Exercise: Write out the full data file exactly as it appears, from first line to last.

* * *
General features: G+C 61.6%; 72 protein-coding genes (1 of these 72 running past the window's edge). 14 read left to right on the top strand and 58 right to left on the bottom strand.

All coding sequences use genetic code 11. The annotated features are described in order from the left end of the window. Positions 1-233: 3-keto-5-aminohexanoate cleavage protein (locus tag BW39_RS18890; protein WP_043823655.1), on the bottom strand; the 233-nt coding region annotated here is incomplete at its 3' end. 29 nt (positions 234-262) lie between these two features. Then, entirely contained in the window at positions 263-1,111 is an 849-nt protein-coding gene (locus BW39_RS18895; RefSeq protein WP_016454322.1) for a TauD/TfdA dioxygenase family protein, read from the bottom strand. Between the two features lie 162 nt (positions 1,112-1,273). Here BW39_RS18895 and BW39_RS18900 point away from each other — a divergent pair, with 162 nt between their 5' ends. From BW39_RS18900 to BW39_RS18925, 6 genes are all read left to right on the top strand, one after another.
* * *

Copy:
General features: G+C 61.6%; 72 protein-coding genes (1 of these 72 running past the window's edge). 14 read left to right on the top strand and 58 right to left on the bottom strand.

All coding sequences use genetic code 11. The annotated features are described in order from the left end of the window. Positions 1-233: 3-keto-5-aminohexanoate cleavage protein (locus tag BW39_RS18890; protein WP_043823655.1), on the bottom strand; the 233-nt coding region annotated here is incomplete at its 3' end. 29 nt (positions 234-262) lie between these two features. Then, entirely contained in the window at positions 263-1,111 is an 849-nt protein-coding gene (locus BW39_RS18895; RefSeq protein WP_016454322.1) for a TauD/TfdA dioxygenase family protein, read from the bottom strand. Between the two features lie 162 nt (positions 1,112-1,273). Here BW39_RS18895 and BW39_RS18900 point away from each other — a divergent pair, with 162 nt between their 5' ends. From BW39_RS18900 to BW39_RS18925, 6 genes are all read left to right on the top strand, one after another.